If You Pass the Elephant, You’ve Gone Too Far

My grandparents are gone, the property’s sold, but the elephant abides.

In the 70s, my grandparents owned Taylors Furniture and Gifts, a small shop in a two-story building my grandfather built. Huge windows faced the highway. In good weather, Nana lined up rockers and swings out front.

I recently found a business card touting their Gifts, Wicker & Rattan Furniture, Rockers, Ladderback Chairs, Barrels, West Virginia Glass, and unspecified “Mexican Items.”

Mostly I remember the store through Nana’s left-behind collection of photographs and newspaper clippings.

And the artifacts (think wicker monkeys and Fostoria glass) that still circulate in the family.

And the elephant.

nicole mom pink elephantPapa Taylor bought a pink elephant statue in Michigan, an animal nearly ten feet high to the top of his regal fiberglass head. Papa brought it back to West Virginia and parked it in the small square of lawn in front of the store. He faced that elephant toward U.S. Route 60, a busy two-lane then that’s swelled to four plus a turning lane now. The animal’s uplifted trunk curls behind him, as if to spray his dusty back, his riders, or the store with imaginary water.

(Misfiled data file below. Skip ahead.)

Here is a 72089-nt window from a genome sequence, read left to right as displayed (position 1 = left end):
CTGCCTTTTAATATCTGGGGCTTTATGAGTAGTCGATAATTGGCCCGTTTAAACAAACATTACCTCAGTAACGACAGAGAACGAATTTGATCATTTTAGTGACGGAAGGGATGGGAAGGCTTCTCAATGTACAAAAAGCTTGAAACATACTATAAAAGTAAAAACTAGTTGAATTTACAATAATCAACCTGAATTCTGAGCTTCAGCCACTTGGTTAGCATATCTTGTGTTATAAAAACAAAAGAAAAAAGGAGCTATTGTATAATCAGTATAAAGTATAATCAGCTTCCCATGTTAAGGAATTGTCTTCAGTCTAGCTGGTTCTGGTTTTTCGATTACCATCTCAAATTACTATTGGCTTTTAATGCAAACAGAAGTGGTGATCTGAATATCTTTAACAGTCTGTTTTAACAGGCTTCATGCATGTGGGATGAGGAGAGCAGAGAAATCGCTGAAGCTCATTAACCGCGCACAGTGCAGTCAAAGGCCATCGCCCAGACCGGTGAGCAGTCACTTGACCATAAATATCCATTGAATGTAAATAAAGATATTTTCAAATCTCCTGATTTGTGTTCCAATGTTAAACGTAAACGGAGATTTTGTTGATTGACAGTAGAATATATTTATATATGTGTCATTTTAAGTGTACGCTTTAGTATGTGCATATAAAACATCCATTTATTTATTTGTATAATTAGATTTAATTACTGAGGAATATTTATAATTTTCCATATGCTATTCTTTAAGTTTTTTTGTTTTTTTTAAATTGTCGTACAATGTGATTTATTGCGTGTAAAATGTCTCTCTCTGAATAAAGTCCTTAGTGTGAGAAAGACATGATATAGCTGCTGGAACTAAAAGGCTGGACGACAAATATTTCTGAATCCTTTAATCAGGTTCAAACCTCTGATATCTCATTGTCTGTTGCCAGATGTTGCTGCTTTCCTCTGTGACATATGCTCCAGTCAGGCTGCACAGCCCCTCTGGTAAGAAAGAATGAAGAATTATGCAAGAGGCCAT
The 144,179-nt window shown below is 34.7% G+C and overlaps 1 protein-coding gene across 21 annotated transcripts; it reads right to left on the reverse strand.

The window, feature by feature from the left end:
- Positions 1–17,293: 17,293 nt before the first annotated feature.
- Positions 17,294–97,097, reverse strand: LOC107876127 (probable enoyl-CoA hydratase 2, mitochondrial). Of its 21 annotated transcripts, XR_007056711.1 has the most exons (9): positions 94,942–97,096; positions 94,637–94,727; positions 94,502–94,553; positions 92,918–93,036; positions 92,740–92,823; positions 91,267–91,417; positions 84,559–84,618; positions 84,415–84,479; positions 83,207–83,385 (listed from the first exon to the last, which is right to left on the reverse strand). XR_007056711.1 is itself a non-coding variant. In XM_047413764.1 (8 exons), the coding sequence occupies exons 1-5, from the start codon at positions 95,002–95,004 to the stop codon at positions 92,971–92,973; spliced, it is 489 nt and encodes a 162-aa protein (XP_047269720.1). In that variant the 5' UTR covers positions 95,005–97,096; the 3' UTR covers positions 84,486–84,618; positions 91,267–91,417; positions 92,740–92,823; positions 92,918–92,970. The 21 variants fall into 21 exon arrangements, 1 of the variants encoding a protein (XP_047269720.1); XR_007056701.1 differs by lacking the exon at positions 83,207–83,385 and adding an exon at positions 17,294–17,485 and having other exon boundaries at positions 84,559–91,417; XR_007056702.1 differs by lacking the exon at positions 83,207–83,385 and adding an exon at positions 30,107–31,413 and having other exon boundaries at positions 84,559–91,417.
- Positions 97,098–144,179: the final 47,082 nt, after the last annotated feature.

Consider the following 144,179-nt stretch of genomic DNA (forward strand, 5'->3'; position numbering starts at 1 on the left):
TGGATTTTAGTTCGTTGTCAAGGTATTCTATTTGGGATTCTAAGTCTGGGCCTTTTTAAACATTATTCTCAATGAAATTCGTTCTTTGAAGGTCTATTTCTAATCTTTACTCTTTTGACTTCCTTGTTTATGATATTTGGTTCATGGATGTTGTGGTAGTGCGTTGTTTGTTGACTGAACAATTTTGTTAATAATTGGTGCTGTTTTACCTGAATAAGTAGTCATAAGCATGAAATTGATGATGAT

Papa gambled that such an unexpected creature would make people stop for a photo, and then stick around to buy a fetching coffee table or a trash can shaped like a frog.The pink elephant is the spirit animal of that stretch of highway lined with grocery stores, car lots, pawn shops, strip malls, and fast food restaurants. On a nicer road, the elephant would be an eyesore. But there, he blends right in, an eccentric neighbor who causes a double take before he wins you over. He’s a non-native species that’s an emblem of our small town.

Papa and Nana printed the pink elephant on their business checks and collected pink elephant knickknacks in the house. For years after my grandfather died, my mom would find a token pink elephant for Nana at Christmas: a pendant, a statue, a tea towel. In the last days of her life, as she lay in bed in hospice, Nana slept with a plush pink elephant tucked under one arm.

My grandparents lived near the store, in the last house that Papa ever built, a split-level perched above the highway. We lived on a road down the hill from them, a road that Nana called a “holler,” as in “how are things up the holler?”

Our holler was close, claustrophobic, leafy in the summer, a handy place to store your shadows. In a holler, you’re tucked into the hills and most of the mailboxes bear the same last name.  You learn not to look at the Christmas lights unless you’re in the passenger seat. You learn the curves and gamble sometimes on what’s around the bend. Could be fog, could be wind, could be nothing.